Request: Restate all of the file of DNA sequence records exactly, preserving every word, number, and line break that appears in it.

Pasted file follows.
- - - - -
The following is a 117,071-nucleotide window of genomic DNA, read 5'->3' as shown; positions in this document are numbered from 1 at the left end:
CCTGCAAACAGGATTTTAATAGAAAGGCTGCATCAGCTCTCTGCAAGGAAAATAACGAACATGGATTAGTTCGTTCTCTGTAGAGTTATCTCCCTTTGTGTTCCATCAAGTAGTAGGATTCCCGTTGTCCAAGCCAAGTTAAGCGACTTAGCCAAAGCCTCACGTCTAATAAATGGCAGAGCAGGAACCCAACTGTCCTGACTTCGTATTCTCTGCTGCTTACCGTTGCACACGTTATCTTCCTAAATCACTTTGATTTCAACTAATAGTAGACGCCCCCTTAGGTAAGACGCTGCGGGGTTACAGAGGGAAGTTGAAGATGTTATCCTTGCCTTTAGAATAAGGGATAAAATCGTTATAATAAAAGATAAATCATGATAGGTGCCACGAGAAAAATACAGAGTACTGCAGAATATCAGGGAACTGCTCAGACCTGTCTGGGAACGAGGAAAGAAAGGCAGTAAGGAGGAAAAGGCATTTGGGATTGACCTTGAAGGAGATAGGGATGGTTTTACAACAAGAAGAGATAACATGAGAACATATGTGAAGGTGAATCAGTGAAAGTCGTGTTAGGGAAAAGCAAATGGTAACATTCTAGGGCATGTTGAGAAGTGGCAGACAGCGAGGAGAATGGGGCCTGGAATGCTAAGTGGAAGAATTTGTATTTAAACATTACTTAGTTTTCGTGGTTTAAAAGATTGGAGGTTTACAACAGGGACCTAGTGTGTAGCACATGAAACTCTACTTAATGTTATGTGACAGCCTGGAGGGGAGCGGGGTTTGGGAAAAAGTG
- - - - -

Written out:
The following is a 117,071-nucleotide window of genomic DNA, read 5'->3' as shown; positions in this document are numbered from 1 at the left end:
CCTGCAAACAGGATTTTAATAGAAAGGCTGCATCAGCTCTCTGCAAGGAAAATAACGAACATGGATTAGTTCGTTCTCTGTAGAGTTATCTCCCTTTGTGTTCCATCAAGTAGTAGGATTCCCGTTGTCCAAGCCAAGTTAAGCGACTTAGCCAAAGCCTCACGTCTAATAAATGGCAGAGCAGGAACCCAACTGTCCTGACTTCGTATTCTCTGCTGCTTACCGTTGCACACGTTATCTTCCTAAATCACTTTGATTTCAACTAATAGTAGACGCCCCCTTAGGTAAGACGCTGCGGGGTTACAGAGGGAAGTTGAAGATGTTATCCTTGCCTTTAGAATAAGGGATAAAATCGTTATAATAAAAGATAAATCATGATAGGTGCCACGAGAAAAATACAGAGTACTGCAGAATATCAGGGAACTGCTCAGACCTGTCTGGGAACGAGGAAAGAAAGGCAGTAAGGAGGAAAAGGCATTTGGGATTGACCTTGAAGGAGATAGGGATGGTTTTACAACAAGAAGAGATAACATGAGAACATATGTGAAGGTGAATCAGTGAAAGTCGTGTTAGGGAAAAGCAAATGGTAACATTCTAGGGCATGTTGAGAAGTGGCAGACAGCGAGGAGAATGGGGCCTGGAATGCTAAGTGGAAGAATTTGTATTTAAACATTACTTAGTTTTCGTGGTTTAAAAGATTGGAGGTTTACAACAGGGACCTAGTGTGTAGCACATGAAACTCTACTTAATGTTATGTGACAGCCTGGAGGGGAGCGGGGTTTGGGAAAAAGTG